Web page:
T O P I C R E V I E W
Member # 5536
posted 12-04-2001 09:54 PM
i dont really know what it is? im really scared because my OB told me i wasnt able to have children in the future, and i dont know what to do. Im only 17 how could this happen to me?
Member # 2057
posted 12-05-2001 05:32 AM
Do you mean polycystic ovary syndrome?
I did a quick google search on it, and I found a few sites which might be some help. Living with PCOS (the excerpt from the book of the same name seemed very useful for an overall description of the condition. What is Polycystic Ovarian Syndrome? Polycistic Ovary Syndrome Polycystic Ovarian Syndrome Association, which looks like it could be useful for providing support, rather than just a medical definition of the condition.
I hope those are of some help. I think it would be useful to find out as much as you can now, so that you understand what is happening. Finding a support group close to home might be helpful, just to let you know that you aren't the only one. And make sure that next time you go the OB, you ask him about everything you want to know. Make a list of questions, and actually use it.
I really feel for you, because this must be very difficult. I hope those resources are of some good.
------------------ You wanna save humanity, it's just the people you can't stand-John Lennon
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[This message has been edited by BJadeT (edited 12-05-2001).]
[This message has been edited by BJadeT (edited 12-05-2001).]
Member # 1896
posted 12-05-2001 11:20 AM
first of all, take some deep breaths.
You're not alone gal. Several people here at the boards have PCOS, too (including me), and the adorable son of our lovely poster negative nancy is living proof that PCOS doesn not mean that one is infertile.
In fact, another poster with PCOS here got pregnant while on the pill. So try not to worry too much about infertility right now (even though I can of course understand your worries very well) but try to concentrate on making sure that you've been properly diagnosed and that you now get the right medical care to bring this all under control. You can worry about fertility once you want to start family planning, and while many women with PCOS can get pregnant spontaneously (and are apparently at a higher risk of getting pregnant while on the pill), some indeed need a bit of help from a reproductive endocrinologist. - But really, it is NOT true that women with PCOS are "infertile".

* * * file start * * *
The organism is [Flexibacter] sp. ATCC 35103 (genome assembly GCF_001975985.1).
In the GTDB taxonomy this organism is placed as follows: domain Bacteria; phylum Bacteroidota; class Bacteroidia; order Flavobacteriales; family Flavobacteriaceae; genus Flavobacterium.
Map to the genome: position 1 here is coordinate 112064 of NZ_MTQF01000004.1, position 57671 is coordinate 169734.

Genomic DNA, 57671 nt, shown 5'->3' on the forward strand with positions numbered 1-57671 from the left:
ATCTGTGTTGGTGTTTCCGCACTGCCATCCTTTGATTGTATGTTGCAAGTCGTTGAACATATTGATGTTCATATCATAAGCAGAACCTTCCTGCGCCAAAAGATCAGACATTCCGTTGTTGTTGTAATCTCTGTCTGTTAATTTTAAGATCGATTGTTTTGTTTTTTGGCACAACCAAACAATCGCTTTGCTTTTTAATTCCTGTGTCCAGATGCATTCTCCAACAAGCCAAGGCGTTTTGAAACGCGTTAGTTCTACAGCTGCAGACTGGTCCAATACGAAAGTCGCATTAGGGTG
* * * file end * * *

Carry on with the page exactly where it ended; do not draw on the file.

PCOS might sound scary on its first diagnosis, but there is lots you can do.
First of all, call your doc and get back to him/her and ask ALL the questions that you have. I know that in the aftermath of the dianosis of a disease you've never heard about, you don't even know where to start.
How were you diagnosed? Based on an ultrasound and your symptoms or a blood test? If it was only the first, make sure that you request a blood test. PCOS is a very "in" diagnosis with OB/Gyns at the mo, and while multiple cysts on one or both ovaries can be an indicator of PCOS, only a blood test can fully determine whether you really have the full blown disorder.
The gals at pcosupport (the PCOSA, BJade llinked to them, thanks BJade) have tons of info on their website on being properly diagnosed. If you feel that your OB/Gyn isn't qualified enough and has no real clue about PCOS, make sure you go and see a gyno or endocrinologist specialised in PCOS.
Once it's been established that you really have PCOS, make sure you get medication to get your period on track, amybe some medication to get rid of the extra hair if you want to, start working out and consider loosing weight with the guidance of your doc, too, if you have weight issues. Weight problems can not only be a symptom of PCOS, they can also make the condition worse, for some women, loosing weight is a first step to getting regular cycles by themselves.
In any way, dearie, don't despair. You didn't do anything to get this. Check out the sources BJade linked to, and please, make sure your doc is honest and open to you and has a clue about all this. (S)he shouldn't leave you as scared and worried as you seem to be now.